While everybody feels sad or blue every once in a while, many people suffer from an actual medical condition, known as depression, that affects their lives on a daily basis. Depression is characterized by constant feelings of sadness or emptiness, and may be triggered by certain events or co-exist with other illnesses.
There are several different depressive disorders, but major depressive disorder is the most common. Symptoms of major depression include:
- Feeling sad or hopeless
- Loss of interest in normal activities
- Crying spells
- Trouble sleeping
- Trouble concentrating
- Aches and pains
- Suicidal thoughts
Like other psychological disorders, the cause of depression is not specifically known, but is believed to be a combination of genetic, biological and environmental factors. Depression often occurs with other illnesses including anxiety disorders, substance abuse, heart disease, stroke and cancer.
Although depression can be a serious condition, it is highly treatable. It is important to talk to a doctor if you are experiencing symptoms to help prevent the condition from worsening. Treatment of depression typically includes medication and psychotherapy. Following effective treatment methods can help make depression a manageable and much less dangerous condition.
While we all worry about important issues in our everyday lives, some people are constantly worrying over the littlest things and let it affect the way they live. If you are always feeling anxious and have trouble concentrating, you may suffer from generalized anxiety disorder (GAD). GAD is a common anxiety disorder that affects about 4 million people in the US each year.
Causes & Symptoms of Generalized Anxiety Disorder
The exact cause of GAD is not known, but it is believed to be caused by a combination of biologic, genetic and environmental factors. Symptoms appear gradually and most commonly begin during childhood or adolescence, although it can begin in adulthood as well. People with GAD may experience:
- Excessive and constant worrying
- Trouble concentrating
- Trouble falling or staying asleep
- Hot flashes
Diagnosing Generalized Anxiety Disorder
Generalized anxiety disorder is typically diagnosed through a full review of your medical history and questions about your symptoms. Patients need to have experienced the following criteria in order to be diagnosed with generalized anxiety disorder:
- Extreme anxiety about various activities most days, for at least six months
- Trouble controlling anxious feelings
- Anxiety causing considerable distress or interfering with day-to-day activities
- Anxiety not related to another condition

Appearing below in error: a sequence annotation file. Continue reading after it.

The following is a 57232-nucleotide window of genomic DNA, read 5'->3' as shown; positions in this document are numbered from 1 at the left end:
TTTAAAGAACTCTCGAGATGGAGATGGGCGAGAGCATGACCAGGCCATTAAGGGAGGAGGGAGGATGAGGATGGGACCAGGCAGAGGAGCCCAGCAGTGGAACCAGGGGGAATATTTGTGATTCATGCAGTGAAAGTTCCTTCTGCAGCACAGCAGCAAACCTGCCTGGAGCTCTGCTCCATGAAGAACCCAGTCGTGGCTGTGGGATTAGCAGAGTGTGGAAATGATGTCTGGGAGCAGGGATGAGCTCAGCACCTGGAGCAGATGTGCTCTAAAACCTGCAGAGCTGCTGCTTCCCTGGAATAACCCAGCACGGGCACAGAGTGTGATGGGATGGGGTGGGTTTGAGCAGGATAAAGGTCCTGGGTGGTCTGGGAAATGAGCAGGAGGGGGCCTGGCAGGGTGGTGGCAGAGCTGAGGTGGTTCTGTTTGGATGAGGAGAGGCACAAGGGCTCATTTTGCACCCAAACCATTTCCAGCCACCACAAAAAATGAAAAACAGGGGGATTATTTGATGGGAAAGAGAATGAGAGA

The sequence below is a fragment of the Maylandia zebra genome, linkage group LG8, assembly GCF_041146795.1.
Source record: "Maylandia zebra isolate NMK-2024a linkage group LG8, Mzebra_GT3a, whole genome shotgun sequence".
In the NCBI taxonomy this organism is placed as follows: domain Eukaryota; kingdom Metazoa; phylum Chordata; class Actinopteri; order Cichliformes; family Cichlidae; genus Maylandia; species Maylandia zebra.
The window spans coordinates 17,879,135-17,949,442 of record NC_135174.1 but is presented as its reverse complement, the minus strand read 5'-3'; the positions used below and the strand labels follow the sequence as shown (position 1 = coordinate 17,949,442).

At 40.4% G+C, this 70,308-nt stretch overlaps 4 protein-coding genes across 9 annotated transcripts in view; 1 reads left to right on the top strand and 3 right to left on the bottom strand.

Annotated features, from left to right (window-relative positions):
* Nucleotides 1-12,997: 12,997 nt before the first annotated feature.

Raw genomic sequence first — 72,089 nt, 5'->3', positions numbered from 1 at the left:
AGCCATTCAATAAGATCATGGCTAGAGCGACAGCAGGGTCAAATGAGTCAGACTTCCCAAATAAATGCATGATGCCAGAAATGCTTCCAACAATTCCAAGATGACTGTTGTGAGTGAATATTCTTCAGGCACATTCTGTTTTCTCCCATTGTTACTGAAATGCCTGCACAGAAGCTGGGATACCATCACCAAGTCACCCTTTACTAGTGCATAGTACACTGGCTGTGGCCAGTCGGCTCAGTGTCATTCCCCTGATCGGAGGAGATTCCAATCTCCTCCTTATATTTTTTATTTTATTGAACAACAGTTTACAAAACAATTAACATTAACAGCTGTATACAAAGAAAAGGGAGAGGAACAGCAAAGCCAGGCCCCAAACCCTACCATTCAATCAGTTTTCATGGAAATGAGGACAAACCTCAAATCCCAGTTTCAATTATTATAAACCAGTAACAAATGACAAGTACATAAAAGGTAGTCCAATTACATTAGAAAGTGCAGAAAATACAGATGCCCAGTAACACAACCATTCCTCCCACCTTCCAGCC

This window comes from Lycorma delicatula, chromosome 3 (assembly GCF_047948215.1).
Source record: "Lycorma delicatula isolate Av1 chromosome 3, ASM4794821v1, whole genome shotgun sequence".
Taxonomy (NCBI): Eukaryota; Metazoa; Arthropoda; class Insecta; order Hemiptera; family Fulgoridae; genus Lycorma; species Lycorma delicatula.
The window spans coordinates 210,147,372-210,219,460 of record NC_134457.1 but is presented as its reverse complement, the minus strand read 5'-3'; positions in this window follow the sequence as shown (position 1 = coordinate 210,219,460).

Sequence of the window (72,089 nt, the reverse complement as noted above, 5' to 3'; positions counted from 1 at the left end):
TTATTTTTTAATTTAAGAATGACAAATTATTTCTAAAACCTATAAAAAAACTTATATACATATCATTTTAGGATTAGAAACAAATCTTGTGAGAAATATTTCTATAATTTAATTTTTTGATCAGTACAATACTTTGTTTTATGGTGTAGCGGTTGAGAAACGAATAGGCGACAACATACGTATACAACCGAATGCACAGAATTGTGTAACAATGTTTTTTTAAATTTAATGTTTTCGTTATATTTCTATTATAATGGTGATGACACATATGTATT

- A minimum of three of the following criteria experienced by adults or one of the following if experienced by children: fatigue, trouble sleeping, irritability, restlessness, muscle tension or difficulty concentrating
Treatment for Generalized Anxiety Disorder
Generalized anxiety disorder is typically quite treatable through clinically proven, evidenced-based psychotherapy approaches. Treating your anxiety, may also improve other areas of your life including your career, relationships, memory and sleep. In some cases, medication may be necessary, or a combination if both. Seeking a trusted professional, like Dr. Annette Brissett, to help you understand your specific symptoms, sources of problematic fears, and how to successfully manage them, will help you to effectively free yourself from unnecessary worries, and live an optimal life!
Preventing Generalized Anxiety Disorder
There is no surefire way to prevent anxiety; however, there are certain measures that can be taken to reduce its effects on your daily functioning. These include following your treatment plan, learning about your condition, sleeping enough, exercising regularly, and having a strong support group of friends and/or family.
Psychotherapy treatment involves a variety of structured, well-researched methods for modifying a person's emotional or behavioral patterns that interfere with healthy functioning and coping. Psychotherapy, also known as talk therapy or counseling is done by a psychologist, skilled in evidenced-based cognitive-behavioral techniques, which can help you learn more effective ways to identify underlying feelings, and challenge unhealthy thoughts, moods and behaviors associated with them. Psychotherapy can help relieve problems caused by emotional difficulties or other stressful life issues including grief, anger, relationship problems, eating disorders or personality disorders. Sessions typically last 50 to 60 minutes and can be done alone, or with others such as family members. Some of the most effective psychotherapy approaches used are:
- Cognitive-Behavioral Therapy: a structured, well-researched, problem-solution focused approach that aims to collaboratively assist individuals to identify improper automatic thoughts and self-perceptions that may be contributing to problematic behaviors. Through this approach, the psychologist assists the individual to develop newer, more effective thought processes, allowing them to make better, more accurate assumptions about themselves and others. It can successfully change behaviors, providing the individual with a better understanding of their situation and allowing them to positively change their ways. With a willingness to be open, honest and form a partnership with your psychologist, psychotherapy can be extremely successful.
- Interpersonal Therapy: focuses on an individual's current relationships and problems and how these are associated with interpersonal conflicts or disputes, lowered self-esteem and social role transitions to name a few. This approach aims to improve social skills and boost self-esteem and interpersonal therapy works especially well for depression.